Rural touring, then, both builds and further enables community capacity. In Caunton Dean in Nottinghamshire, for example, the local history society was set up partly as a result of interests and social contacts fermented at rural touring events.  Today, many of those involved in supporting the rural touring events now also support local history society events. As a result of the experience gained through rural touring events the organisers know what goes into planning and promoting events and have the mechanisms for publicity such as the parish magazine and word of mouth networks, and which they have the skills to exploit. They now host guest speakers. Equally, all the village events benefit from this skill and legacy; village fetes, MacMillan coffee mornings, bring and buy sales, Christmas events, all reflect the fact that there is an embedded knowledge of what goes on into promoting successful events that interviewees connected back to having been fostered through rural touring experience.

Another example, from Borwick and Priest Hutton, illustrates very graphically how volunteering can lead to very practical and substantial economic outcomes. In this part of Lancashire, the local speeds for broadband were extremely slow and many people had been talking about how this was hampering the development of business and other initiatives locally. The promoter in conversation with other volunteers he worked with at the memorial hall on arts events saw the opportunity to do something about it. The immediate circle of people he asked to support him were the same group of volunteers who supported the arts events. Over two years this group met one day a week to physically dig and install the community broadband across the local countryside which resulted in the local community installing a hyper-fast broadband infrastructure at a fraction of the cost that it would have been if a professional company had undertaken the work. Already after two years, there are reports of more local businesses springing up and at least one media company has relocated to the area as a result of the development[1]. Although Borwick and Priest Hutton is a particularly strong example of the knock-on effects of volunteering, it is a powerful reminder that many people who start off volunteering in one area of activity often get involved in other volunteering when the opportunity arises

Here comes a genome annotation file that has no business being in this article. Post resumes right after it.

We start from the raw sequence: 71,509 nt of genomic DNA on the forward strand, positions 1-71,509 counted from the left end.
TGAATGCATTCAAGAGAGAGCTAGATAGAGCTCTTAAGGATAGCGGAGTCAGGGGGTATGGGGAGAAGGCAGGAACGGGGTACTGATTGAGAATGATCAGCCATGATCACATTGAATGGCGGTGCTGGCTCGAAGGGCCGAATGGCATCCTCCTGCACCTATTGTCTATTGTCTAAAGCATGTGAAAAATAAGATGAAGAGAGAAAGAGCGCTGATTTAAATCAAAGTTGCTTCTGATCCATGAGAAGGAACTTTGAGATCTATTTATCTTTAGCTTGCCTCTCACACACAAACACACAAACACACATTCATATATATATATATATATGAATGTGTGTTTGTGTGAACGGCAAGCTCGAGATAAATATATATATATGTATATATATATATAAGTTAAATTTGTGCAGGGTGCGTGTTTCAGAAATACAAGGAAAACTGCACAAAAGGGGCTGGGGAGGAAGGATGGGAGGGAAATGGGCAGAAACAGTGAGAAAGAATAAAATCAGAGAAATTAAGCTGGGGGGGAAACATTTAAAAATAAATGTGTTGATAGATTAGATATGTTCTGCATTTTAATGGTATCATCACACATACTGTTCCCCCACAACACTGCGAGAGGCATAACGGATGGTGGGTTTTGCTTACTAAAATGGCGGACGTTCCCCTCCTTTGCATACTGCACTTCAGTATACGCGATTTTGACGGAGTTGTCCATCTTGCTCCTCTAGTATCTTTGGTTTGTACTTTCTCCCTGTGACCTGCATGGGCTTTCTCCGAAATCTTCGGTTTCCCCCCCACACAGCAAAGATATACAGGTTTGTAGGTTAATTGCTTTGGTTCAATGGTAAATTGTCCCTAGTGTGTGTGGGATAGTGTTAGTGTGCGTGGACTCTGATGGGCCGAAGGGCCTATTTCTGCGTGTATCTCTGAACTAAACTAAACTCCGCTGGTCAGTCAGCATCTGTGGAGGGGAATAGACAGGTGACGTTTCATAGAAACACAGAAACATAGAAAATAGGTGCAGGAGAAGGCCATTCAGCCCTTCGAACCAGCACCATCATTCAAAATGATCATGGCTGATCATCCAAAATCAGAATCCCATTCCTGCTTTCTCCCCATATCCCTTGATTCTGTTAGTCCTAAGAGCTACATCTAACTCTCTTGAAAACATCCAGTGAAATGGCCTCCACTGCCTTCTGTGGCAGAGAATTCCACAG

“Really, in an area like this, you’ve got huge human potentials. People with tremendous talents and experience and so on and often an enormous willingness to get involved and work hard and all the rest of it, but most frequently what’s missing is anyone to catalyse that process. I mean, if you’re prepared to do that, I mean, for me, relatively small amounts of effort can get a huge payback in terms of what you can achieve.” (Volunteer Borwick and Priest Hutton)

Our Case Studies indicated how volunteers involved in rural touring events are involved in a myriad of ways in their local communities. Although rural touring events are just one of the many activities that volunteers support, they enjoy a symbiotic relationship with other areas of volunteer activity, and if rural touring wasn’t always the catalyst which started many volunteers off on their volunteering journey, it continues to sustain and develop this critical capacity for rural communities well beyond the arts.


For more information on CONCERTA see – https://www.ruraltouring.org/project/concerta-social-impact-study-2/

Why is Rural Touring so Important?

Rural Touring Advocacy

What is National Rural Touring Forum?

National Rural Touring Forum supports rural touring schemes, promoters, artists and communities to bring high quality and professional creative experiences to rural venues and audiences. It does this through advocating on behalf of the sector, creating national projects, networking, showcasing and hosting an annual conference.


What is rural touring and why is it different from urban touring?